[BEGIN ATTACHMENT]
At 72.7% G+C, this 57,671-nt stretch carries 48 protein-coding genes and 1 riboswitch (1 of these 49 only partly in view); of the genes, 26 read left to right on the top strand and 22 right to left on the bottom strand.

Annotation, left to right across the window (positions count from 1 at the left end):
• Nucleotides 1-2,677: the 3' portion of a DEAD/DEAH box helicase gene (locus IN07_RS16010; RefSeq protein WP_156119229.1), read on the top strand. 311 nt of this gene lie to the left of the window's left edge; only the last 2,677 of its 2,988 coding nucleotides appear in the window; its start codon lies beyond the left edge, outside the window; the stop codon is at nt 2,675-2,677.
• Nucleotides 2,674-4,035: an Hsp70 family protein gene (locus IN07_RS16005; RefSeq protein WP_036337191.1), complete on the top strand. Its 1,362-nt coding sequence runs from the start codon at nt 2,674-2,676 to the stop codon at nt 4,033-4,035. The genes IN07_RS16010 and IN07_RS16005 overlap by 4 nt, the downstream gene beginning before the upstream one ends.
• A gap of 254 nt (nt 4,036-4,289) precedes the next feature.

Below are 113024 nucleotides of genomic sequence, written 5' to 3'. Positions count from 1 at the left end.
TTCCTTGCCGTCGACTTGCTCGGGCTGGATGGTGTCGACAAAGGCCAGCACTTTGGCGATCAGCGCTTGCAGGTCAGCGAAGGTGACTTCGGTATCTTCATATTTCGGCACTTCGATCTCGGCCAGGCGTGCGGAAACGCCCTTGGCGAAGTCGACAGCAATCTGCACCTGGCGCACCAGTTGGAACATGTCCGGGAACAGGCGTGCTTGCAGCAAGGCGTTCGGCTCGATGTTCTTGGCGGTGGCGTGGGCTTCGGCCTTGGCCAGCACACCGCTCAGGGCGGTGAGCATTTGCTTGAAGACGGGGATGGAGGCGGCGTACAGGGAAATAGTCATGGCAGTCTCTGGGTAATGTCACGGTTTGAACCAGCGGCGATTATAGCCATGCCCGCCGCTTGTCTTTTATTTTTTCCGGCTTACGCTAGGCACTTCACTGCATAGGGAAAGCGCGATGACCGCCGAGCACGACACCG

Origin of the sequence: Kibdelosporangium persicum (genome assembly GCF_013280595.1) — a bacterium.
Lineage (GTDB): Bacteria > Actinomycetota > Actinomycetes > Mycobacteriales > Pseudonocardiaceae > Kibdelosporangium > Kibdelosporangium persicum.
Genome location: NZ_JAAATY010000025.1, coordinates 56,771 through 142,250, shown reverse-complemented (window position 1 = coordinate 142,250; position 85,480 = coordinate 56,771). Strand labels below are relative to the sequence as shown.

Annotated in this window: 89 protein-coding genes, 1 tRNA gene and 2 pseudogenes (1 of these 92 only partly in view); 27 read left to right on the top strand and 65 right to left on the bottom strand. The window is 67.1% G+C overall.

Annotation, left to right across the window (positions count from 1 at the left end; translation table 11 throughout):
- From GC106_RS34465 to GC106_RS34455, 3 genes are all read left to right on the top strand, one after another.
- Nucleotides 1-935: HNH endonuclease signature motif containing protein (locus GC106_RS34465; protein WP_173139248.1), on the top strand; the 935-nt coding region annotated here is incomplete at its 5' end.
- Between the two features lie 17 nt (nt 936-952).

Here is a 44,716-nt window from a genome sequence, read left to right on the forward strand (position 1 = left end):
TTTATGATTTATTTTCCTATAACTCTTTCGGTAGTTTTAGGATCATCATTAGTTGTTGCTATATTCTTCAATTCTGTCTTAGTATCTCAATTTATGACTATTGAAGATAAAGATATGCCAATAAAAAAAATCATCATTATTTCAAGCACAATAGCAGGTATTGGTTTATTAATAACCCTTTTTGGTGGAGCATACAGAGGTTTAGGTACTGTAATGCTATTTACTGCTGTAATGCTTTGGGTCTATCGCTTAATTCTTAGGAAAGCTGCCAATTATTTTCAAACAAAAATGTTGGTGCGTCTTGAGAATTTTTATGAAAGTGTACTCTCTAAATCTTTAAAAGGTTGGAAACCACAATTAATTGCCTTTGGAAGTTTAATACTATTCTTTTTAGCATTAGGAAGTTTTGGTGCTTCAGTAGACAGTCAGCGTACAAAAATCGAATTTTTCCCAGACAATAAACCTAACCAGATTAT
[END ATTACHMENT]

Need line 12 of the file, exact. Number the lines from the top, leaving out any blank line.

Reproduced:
Annotation, left to right across the window (positions count from 1 at the left end; translation table 11 throughout):